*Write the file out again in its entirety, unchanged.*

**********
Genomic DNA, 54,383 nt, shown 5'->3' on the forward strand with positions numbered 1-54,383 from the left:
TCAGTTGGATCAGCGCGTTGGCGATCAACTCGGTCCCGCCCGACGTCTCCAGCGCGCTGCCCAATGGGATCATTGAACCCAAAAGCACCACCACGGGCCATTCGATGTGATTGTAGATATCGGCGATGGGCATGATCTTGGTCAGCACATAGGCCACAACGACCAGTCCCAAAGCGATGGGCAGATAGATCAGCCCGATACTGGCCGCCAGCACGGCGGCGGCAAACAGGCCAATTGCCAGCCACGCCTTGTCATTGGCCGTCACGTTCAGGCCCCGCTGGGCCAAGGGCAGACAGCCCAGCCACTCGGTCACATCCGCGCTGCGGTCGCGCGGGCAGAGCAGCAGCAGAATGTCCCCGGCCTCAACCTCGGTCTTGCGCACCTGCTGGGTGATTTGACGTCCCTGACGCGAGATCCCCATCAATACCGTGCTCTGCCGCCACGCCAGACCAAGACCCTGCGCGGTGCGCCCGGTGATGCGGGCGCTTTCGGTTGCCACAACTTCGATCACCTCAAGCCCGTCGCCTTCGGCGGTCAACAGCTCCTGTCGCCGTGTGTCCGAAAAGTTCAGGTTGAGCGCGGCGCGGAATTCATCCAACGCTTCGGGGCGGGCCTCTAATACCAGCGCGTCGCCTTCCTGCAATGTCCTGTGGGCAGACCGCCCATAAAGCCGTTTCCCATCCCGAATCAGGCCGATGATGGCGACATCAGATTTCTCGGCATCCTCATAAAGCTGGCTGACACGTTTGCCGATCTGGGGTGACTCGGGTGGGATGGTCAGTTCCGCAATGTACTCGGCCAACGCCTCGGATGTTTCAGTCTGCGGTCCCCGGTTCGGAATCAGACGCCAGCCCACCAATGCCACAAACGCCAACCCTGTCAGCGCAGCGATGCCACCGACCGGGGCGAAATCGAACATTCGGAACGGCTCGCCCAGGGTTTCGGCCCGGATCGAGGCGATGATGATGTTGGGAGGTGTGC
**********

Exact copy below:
Genomic DNA, 54,383 nt, shown 5'->3' on the forward strand with positions numbered 1-54,383 from the left:
TCAGTTGGATCAGCGCGTTGGCGATCAACTCGGTCCCGCCCGACGTCTCCAGCGCGCTGCCCAATGGGATCATTGAACCCAAAAGCACCACCACGGGCCATTCGATGTGATTGTAGATATCGGCGATGGGCATGATCTTGGTCAGCACATAGGCCACAACGACCAGTCCCAAAGCGATGGGCAGATAGATCAGCCCGATACTGGCCGCCAGCACGGCGGCGGCAAACAGGCCAATTGCCAGCCACGCCTTGTCATTGGCCGTCACGTTCAGGCCCCGCTGGGCCAAGGGCAGACAGCCCAGCCACTCGGTCACATCCGCGCTGCGGTCGCGCGGGCAGAGCAGCAGCAGAATGTCCCCGGCCTCAACCTCGGTCTTGCGCACCTGCTGGGTGATTTGACGTCCCTGACGCGAGATCCCCATCAATACCGTGCTCTGCCGCCACGCCAGACCAAGACCCTGCGCGGTGCGCCCGGTGATGCGGGCGCTTTCGGTTGCCACAACTTCGATCACCTCAAGCCCGTCGCCTTCGGCGGTCAACAGCTCCTGTCGCCGTGTGTCCGAAAAGTTCAGGTTGAGCGCGGCGCGGAATTCATCCAACGCTTCGGGGCGGGCCTCTAATACCAGCGCGTCGCCTTCCTGCAATGTCCTGTGGGCAGACCGCCCATAAAGCCGTTTCCCATCCCGAATCAGGCCGATGATGGCGACATCAGATTTCTCGGCATCCTCATAAAGCTGGCTGACACGTTTGCCGATCTGGGGTGACTCGGGTGGGATGGTCAGTTCCGCAATGTACTCGGCCAACGCCTCGGATGTTTCAGTCTGCGGTCCCCGGTTCGGAATCAGACGCCAGCCCACCAATGCCACAAACGCCAACCCTGTCAGCGCAGCGATGCCACCGACCGGGGCGAAATCGAACATTCGGAACGGCTCGCCCAGGGTTTCGGCCCGGATCGAGGCGATGATGATGTTGGGAGGTGTGC